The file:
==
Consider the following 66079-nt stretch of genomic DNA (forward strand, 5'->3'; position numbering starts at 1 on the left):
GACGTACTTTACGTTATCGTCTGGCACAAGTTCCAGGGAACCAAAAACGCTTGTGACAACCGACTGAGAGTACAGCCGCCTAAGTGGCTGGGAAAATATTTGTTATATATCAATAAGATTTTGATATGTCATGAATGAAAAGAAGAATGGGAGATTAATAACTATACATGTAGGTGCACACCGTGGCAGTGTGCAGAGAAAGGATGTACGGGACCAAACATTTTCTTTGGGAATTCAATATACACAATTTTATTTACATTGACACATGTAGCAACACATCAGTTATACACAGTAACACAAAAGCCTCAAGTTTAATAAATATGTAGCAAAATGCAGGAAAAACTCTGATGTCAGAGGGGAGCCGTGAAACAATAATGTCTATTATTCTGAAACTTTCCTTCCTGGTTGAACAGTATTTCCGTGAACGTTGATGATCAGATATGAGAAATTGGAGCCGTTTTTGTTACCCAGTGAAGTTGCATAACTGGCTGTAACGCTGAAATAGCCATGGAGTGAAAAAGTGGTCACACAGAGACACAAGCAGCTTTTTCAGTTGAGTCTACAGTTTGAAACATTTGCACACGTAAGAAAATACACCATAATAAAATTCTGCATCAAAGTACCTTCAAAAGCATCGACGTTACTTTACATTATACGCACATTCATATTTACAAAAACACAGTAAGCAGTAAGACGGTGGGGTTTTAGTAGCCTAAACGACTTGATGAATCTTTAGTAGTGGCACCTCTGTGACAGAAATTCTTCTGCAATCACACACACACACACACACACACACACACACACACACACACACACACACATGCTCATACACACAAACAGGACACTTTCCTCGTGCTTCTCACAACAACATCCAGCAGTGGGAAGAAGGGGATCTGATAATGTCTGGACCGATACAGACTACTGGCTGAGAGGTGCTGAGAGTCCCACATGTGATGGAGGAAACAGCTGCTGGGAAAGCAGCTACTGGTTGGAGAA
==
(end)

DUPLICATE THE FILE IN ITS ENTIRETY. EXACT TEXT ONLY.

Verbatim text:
Consider the following 66079-nt stretch of genomic DNA (forward strand, 5'->3'; position numbering starts at 1 on the left):
GACGTACTTTACGTTATCGTCTGGCACAAGTTCCAGGGAACCAAAAACGCTTGTGACAACCGACTGAGAGTACAGCCGCCTAAGTGGCTGGGAAAATATTTGTTATATATCAATAAGATTTTGATATGTCATGAATGAAAAGAAGAATGGGAGATTAATAACTATACATGTAGGTGCACACCGTGGCAGTGTGCAGAGAAAGGATGTACGGGACCAAACATTTTCTTTGGGAATTCAATATACACAATTTTATTTACATTGACACATGTAGCAACACATCAGTTATACACAGTAACACAAAAGCCTCAAGTTTAATAAATATGTAGCAAAATGCAGGAAAAACTCTGATGTCAGAGGGGAGCCGTGAAACAATAATGTCTATTATTCTGAAACTTTCCTTCCTGGTTGAACAGTATTTCCGTGAACGTTGATGATCAGATATGAGAAATTGGAGCCGTTTTTGTTACCCAGTGAAGTTGCATAACTGGCTGTAACGCTGAAATAGCCATGGAGTGAAAAAGTGGTCACACAGAGACACAAGCAGCTTTTTCAGTTGAGTCTACAGTTTGAAACATTTGCACACGTAAGAAAATACACCATAATAAAATTCTGCATCAAAGTACCTTCAAAAGCATCGACGTTACTTTACATTATACGCACATTCATATTTACAAAAACACAGTAAGCAGTAAGACGGTGGGGTTTTAGTAGCCTAAACGACTTGATGAATCTTTAGTAGTGGCACCTCTGTGACAGAAATTCTTCTGCAATCACACACACACACACACACACACACACACACACACACACACACACACACATGCTCATACACACAAACAGGACACTTTCCTCGTGCTTCTCACAACAACATCCAGCAGTGGGAAGAAGGGGATCTGATAATGTCTGGACCGATACAGACTACTGGCTGAGAGGTGCTGAGAGTCCCACATGTGATGGAGGAAACAGCTGCTGGGAAAGCAGCTACTGGTTGGAGAA